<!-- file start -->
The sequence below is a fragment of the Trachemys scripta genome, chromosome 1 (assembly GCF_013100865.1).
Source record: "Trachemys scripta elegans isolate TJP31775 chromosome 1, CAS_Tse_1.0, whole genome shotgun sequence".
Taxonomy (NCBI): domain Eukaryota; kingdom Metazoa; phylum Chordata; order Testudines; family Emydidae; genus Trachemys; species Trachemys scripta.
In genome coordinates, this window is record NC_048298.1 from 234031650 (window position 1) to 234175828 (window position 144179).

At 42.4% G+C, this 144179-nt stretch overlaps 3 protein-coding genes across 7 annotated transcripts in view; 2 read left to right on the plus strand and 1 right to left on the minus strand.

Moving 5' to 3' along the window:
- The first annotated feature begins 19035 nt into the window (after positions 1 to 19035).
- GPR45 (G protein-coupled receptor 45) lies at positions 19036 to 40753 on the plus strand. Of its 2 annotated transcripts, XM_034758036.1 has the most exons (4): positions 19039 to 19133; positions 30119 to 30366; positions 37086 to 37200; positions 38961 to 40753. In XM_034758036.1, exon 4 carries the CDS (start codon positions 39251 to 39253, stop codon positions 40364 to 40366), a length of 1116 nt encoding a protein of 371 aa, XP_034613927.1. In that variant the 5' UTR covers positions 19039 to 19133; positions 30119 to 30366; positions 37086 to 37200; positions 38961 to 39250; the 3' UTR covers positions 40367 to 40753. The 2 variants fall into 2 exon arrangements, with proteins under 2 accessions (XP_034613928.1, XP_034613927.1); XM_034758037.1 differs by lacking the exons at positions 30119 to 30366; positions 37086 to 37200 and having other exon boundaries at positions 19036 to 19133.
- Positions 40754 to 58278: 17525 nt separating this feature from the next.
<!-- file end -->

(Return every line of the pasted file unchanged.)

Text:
The sequence below is a fragment of the Trachemys scripta genome, chromosome 1 (assembly GCF_013100865.1).
Source record: "Trachemys scripta elegans isolate TJP31775 chromosome 1, CAS_Tse_1.0, whole genome shotgun sequence".
Taxonomy (NCBI): domain Eukaryota; kingdom Metazoa; phylum Chordata; order Testudines; family Emydidae; genus Trachemys; species Trachemys scripta.
In genome coordinates, this window is record NC_048298.1 from 234031650 (window position 1) to 234175828 (window position 144179).

At 42.4% G+C, this 144179-nt stretch overlaps 3 protein-coding genes across 7 annotated transcripts in view; 2 read left to right on the plus strand and 1 right to left on the minus strand.

Moving 5' to 3' along the window:
- The first annotated feature begins 19035 nt into the window (after positions 1 to 19035).
- GPR45 (G protein-coupled receptor 45) lies at positions 19036 to 40753 on the plus strand. Of its 2 annotated transcripts, XM_034758036.1 has the most exons (4): positions 19039 to 19133; positions 30119 to 30366; positions 37086 to 37200; positions 38961 to 40753. In XM_034758036.1, exon 4 carries the CDS (start codon positions 39251 to 39253, stop codon positions 40364 to 40366), a length of 1116 nt encoding a protein of 371 aa, XP_034613927.1. In that variant the 5' UTR covers positions 19039 to 19133; positions 30119 to 30366; positions 37086 to 37200; positions 38961 to 39250; the 3' UTR covers positions 40367 to 40753. The 2 variants fall into 2 exon arrangements, with proteins under 2 accessions (XP_034613928.1, XP_034613927.1); XM_034758037.1 differs by lacking the exons at positions 30119 to 30366; positions 37086 to 37200 and having other exon boundaries at positions 19036 to 19133.
- Positions 40754 to 58278: 17525 nt separating this feature from the next.